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Ferrari unveils 2011 F150 Formula One car with hydraulically controlled rear wing and KERS

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January 29, 2011

Ferrari unveils 2011 F150 Formula One car with hydraulically controlled rear wing and KERS...

Ferrari unveils 2011 F150 Formula One car with hydraulically controlled rear wing and KERS

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More than two million people witnessed the live presentation of the Ferrari F150 2011 F1 car on friday when the first F1 contender of 2011 was presented live on the internet. The F150 is so named as a tribute to the one hundred and fiftieth anniversary of the Unification of Italy and is the fifty-seventh single-seater built by Ferrari specifically to compete in the Formula 1 World Championship.

The project, which goes by the internal code name of 662, represents the Scuderia’s interpretation of the technical and sporting regulations that apply this year. Various factors influenced the design of the car, especially on the aerodynamic front, to the extent that the F150 can be seen as severing ties with the recent past.

The innovative aspects are in part dictated by changes to the regulations and partly down to original thinking from our designers. As far as the rule changes from 2010 are concerned, the double diffuser and the blown rear wing are banned, as is the use of apertures in the front part of the floor, while the use of an hydraulically controlled adjustable rear wing has been introduced.

After an unofficial agreement between the teams saw its use banned for 2010, KERS is back this year, thanks partly to the increase in the car’s minimum weight and stricter controls on weight distribution figures. The Scuderia has decided to incorporate this technology on the F150 and this has had a significant impact on the design, also taking into account that the dimensions of the fuel cell are very different to those of 2009. Also significant are changes dictated by the introduction of stricter safety requirements in terms of crash-tests, cockpit area protection and wheel-retaining cables for use in accidents.

At first glance, the front part of the F150 monocoque appears to be higher than that of the F10. The openings for the side air intakes are reduced in size, while the layout of the dynamic one above the driver’s head has been modified. The rear suspension features a new design, while that at the front has been modified, following changes to the front part of the chassis. The exhaust system layout is similar to that adopted for the second half of last season and the cooling system has had to take into account the return of KERS and the new air exit ducts. The braking system has been completely redesigned in collaboration with Brembo.

However, the aerodynamic package sported by the car at the presentation is very different to the one which will be seen for the first race in Bahrain: for the early stages of testing, the decision was taken to concentrate on development aspects linked to the mechanical components and on developing an understanding of the Pirelli tyres, while continuing to push on the development of aerodynamic performance in the wind tunnel.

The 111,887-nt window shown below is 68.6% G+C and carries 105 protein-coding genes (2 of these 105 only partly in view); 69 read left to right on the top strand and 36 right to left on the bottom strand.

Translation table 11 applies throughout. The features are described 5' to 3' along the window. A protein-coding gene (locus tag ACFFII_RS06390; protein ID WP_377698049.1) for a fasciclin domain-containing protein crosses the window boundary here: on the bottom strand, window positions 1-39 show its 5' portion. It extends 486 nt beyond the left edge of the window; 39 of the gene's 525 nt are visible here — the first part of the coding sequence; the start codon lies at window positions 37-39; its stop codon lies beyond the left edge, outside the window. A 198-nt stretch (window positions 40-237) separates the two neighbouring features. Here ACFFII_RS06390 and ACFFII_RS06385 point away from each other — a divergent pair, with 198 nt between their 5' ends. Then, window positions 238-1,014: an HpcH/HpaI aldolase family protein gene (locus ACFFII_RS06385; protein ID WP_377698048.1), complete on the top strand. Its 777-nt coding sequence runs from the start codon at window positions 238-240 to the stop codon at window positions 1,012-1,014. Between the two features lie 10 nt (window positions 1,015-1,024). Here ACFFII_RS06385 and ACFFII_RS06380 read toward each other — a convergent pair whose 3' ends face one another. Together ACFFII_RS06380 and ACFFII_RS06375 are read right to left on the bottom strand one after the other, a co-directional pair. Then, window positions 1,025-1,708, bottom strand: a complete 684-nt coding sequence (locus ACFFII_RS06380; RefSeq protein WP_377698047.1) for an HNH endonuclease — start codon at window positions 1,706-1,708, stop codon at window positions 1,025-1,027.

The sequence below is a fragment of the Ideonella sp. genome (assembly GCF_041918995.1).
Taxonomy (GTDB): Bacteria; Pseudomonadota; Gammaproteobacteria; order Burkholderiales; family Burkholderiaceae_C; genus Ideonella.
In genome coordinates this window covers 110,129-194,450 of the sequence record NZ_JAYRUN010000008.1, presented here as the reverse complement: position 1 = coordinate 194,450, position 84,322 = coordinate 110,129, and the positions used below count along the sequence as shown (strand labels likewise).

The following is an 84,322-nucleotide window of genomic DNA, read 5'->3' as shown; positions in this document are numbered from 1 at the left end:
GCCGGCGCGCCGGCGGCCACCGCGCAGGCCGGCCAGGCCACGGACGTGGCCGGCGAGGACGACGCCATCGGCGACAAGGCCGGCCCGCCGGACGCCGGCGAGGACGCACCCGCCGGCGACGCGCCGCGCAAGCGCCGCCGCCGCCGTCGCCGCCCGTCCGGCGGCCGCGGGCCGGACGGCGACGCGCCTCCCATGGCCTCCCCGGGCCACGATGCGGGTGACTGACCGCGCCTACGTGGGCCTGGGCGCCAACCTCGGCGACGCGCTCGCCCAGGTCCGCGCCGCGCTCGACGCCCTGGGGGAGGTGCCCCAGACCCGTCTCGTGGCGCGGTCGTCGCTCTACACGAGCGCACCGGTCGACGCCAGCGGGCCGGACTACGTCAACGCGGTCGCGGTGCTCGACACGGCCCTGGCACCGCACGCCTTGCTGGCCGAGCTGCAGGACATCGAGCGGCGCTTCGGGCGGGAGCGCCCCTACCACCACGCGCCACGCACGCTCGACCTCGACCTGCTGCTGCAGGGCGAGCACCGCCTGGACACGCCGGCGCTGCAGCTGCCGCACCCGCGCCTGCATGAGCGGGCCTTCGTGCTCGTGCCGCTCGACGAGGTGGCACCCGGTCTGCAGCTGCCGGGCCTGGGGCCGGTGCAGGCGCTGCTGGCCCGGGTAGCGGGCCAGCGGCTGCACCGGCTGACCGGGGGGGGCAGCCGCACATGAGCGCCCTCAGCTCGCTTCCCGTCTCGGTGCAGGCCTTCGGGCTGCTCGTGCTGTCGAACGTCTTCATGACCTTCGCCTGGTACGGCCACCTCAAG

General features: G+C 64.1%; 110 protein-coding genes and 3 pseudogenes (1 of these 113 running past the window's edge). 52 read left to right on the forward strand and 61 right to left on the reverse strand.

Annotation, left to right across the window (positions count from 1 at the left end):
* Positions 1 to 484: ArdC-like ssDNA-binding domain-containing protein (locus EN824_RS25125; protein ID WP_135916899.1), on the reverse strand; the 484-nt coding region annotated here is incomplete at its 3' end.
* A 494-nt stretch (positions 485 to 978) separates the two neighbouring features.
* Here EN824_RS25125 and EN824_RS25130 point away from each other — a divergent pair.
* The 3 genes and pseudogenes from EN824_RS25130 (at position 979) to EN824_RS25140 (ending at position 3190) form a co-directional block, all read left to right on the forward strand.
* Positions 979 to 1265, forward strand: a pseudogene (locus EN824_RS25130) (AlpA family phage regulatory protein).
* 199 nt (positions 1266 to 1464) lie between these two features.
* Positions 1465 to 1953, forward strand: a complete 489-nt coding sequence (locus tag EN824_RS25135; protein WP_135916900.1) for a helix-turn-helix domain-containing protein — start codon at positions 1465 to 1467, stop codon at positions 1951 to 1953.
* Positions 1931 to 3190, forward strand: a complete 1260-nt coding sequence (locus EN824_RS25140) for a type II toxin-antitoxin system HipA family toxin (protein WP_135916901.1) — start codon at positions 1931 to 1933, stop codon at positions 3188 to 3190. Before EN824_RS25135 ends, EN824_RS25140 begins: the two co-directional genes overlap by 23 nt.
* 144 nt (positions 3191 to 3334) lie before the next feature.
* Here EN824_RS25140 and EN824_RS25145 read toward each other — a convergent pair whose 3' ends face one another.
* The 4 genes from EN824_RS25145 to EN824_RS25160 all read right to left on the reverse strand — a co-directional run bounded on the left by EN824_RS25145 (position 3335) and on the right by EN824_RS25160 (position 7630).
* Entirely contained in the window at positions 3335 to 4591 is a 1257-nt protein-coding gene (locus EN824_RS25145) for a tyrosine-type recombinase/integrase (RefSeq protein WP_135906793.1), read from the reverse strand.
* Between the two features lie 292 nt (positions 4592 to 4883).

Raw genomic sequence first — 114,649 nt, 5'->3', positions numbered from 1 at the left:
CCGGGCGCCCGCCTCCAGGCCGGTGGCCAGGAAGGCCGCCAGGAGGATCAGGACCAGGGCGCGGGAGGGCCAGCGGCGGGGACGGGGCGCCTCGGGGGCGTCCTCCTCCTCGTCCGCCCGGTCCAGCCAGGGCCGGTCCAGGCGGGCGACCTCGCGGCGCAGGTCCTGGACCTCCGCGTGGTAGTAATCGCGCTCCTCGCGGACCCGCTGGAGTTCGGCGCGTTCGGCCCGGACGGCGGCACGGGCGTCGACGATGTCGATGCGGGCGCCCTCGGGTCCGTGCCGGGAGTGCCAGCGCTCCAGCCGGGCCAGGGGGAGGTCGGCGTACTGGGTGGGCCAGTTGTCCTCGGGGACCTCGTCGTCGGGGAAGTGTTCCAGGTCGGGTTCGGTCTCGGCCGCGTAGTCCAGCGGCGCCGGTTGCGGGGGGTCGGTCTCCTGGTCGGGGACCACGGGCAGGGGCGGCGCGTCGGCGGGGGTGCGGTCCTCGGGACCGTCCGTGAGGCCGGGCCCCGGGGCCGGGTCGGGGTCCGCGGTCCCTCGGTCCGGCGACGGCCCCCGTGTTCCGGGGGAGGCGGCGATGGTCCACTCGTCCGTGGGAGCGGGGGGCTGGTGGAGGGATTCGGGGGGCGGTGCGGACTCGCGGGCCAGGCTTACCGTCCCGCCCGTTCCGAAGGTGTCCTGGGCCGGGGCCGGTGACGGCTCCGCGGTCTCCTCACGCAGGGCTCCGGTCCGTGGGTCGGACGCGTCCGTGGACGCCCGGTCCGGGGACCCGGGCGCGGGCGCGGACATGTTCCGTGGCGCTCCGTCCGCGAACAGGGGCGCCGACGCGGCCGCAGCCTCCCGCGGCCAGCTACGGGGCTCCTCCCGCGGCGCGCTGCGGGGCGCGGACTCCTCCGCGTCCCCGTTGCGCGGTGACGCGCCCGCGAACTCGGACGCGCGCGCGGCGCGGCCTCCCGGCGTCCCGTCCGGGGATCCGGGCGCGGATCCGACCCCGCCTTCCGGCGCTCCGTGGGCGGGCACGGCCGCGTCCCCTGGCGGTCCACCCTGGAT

Indeed, the tyres will be another significant new element this season: after a thirteen year relationship with Bridgestone, this year it is Pirelli who take up the baton as sole supplier to Formula 1 for the next three years and thus provide the tyres for the cars from Maranello. Given that the teams have so far only managed two days of testing with the new tyres back in November, clearly the fifteen days of testing prior to the start of the season will be very important when it comes to adapting the handling of the car to the tyres.

As the freeze on engine performance development is still ongoing, there have been no actual modifications to the 056 engine, but that does not mean Ferrari’s engine specialists have been idle. Work has gone into improving reliability, working especially on the pneumatic front, as well as on reducing costs. Furthermore, the reintroduction of KERS has led to a substantial change in the architecture of the front end of the engine, with modifications to the drive shaft system of the KERS itself and the crankshaft and this has led to changes to the cooling and lubrication systems.

The kinetic energy recovery system, designed by Ferrari, has been produced in conjunction with MTS and Magneti Marelli and was fine tuned based on experience acquired in 2009, with the aim of reducing its size and weight, while maintaining, in accordance with the regulations, the maximum useable power and its useage cycle over one lap. This is another area where great attention has been paid to cost reduction, both in terms of its development and the way it is run, so as to make the system equally viable for our customer teams, Sauber and Toro Rosso. The positioning of the KERS within the fuel cell was a further impetus to look at solutions aimed at reducing fuel consumption: in this area, the contribution from a key partner in the form of Shell was vital and will continue to be so throughout the season.

The number of testing days available to the teams remains the same, with 15 prior to the start of the season, therefore preparatory work on the test beds, prior to taking to the track has been ever more important, both on the chassis side and for areas such as the gearbox, engine and KERS.

As is always the case at Ferrari, great attention has been paid to the performance and optimisation of all materials used, in the design stages and when going through quality control, striving to maximise performance levels and reliability, while delivering the highest possible safety standards.

About the Author
Mike Hanlon After Editing or Managing over 50 print publications primarily in the role of a Magazine Doctor, Mike embraced the internet full-time in 1995 and became a "start-up all-rounder" – quite a few start-ups later, he founded Gizmag in 2002. Now he can write again.   All articles by Mike Hanlon